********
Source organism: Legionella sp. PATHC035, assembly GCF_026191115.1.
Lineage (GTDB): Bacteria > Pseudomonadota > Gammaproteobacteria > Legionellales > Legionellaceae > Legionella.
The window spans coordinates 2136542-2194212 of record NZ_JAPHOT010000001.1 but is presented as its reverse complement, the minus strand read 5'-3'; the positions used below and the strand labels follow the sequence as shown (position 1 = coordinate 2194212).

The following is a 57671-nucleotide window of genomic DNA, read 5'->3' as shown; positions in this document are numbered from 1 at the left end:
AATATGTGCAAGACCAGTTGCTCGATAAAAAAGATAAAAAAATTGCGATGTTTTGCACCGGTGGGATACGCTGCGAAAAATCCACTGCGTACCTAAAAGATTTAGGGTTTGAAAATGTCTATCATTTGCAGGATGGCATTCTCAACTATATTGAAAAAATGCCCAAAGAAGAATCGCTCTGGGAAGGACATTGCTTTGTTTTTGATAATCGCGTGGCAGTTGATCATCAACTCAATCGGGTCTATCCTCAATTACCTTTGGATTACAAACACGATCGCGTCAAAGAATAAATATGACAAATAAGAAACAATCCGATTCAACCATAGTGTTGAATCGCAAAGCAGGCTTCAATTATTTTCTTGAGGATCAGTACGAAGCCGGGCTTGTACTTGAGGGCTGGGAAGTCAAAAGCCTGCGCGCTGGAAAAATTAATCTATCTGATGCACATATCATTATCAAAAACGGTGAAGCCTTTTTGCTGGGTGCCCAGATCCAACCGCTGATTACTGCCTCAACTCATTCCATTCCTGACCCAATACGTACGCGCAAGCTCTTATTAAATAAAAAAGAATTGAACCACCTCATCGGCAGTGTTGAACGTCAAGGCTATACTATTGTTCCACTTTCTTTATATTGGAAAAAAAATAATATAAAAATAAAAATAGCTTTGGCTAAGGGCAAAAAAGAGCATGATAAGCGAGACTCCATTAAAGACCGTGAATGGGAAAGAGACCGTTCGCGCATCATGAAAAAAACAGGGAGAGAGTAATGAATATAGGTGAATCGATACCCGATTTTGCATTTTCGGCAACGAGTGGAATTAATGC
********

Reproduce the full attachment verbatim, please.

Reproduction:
Source organism: Legionella sp. PATHC035, assembly GCF_026191115.1.
Lineage (GTDB): Bacteria > Pseudomonadota > Gammaproteobacteria > Legionellales > Legionellaceae > Legionella.
The window spans coordinates 2136542-2194212 of record NZ_JAPHOT010000001.1 but is presented as its reverse complement, the minus strand read 5'-3'; the positions used below and the strand labels follow the sequence as shown (position 1 = coordinate 2194212).

The following is a 57671-nucleotide window of genomic DNA, read 5'->3' as shown; positions in this document are numbered from 1 at the left end:
AATATGTGCAAGACCAGTTGCTCGATAAAAAAGATAAAAAAATTGCGATGTTTTGCACCGGTGGGATACGCTGCGAAAAATCCACTGCGTACCTAAAAGATTTAGGGTTTGAAAATGTCTATCATTTGCAGGATGGCATTCTCAACTATATTGAAAAAATGCCCAAAGAAGAATCGCTCTGGGAAGGACATTGCTTTGTTTTTGATAATCGCGTGGCAGTTGATCATCAACTCAATCGGGTCTATCCTCAATTACCTTTGGATTACAAACACGATCGCGTCAAAGAATAAATATGACAAATAAGAAACAATCCGATTCAACCATAGTGTTGAATCGCAAAGCAGGCTTCAATTATTTTCTTGAGGATCAGTACGAAGCCGGGCTTGTACTTGAGGGCTGGGAAGTCAAAAGCCTGCGCGCTGGAAAAATTAATCTATCTGATGCACATATCATTATCAAAAACGGTGAAGCCTTTTTGCTGGGTGCCCAGATCCAACCGCTGATTACTGCCTCAACTCATTCCATTCCTGACCCAATACGTACGCGCAAGCTCTTATTAAATAAAAAAGAATTGAACCACCTCATCGGCAGTGTTGAACGTCAAGGCTATACTATTGTTCCACTTTCTTTATATTGGAAAAAAAATAATATAAAAATAAAAATAGCTTTGGCTAAGGGCAAAAAAGAGCATGATAAGCGAGACTCCATTAAAGACCGTGAATGGGAAAGAGACCGTTCGCGCATCATGAAAAAAACAGGGAGAGAGTAATGAATATAGGTGAATCGATACCCGATTTTGCATTTTCGGCAACGAGTGGAATTAATGC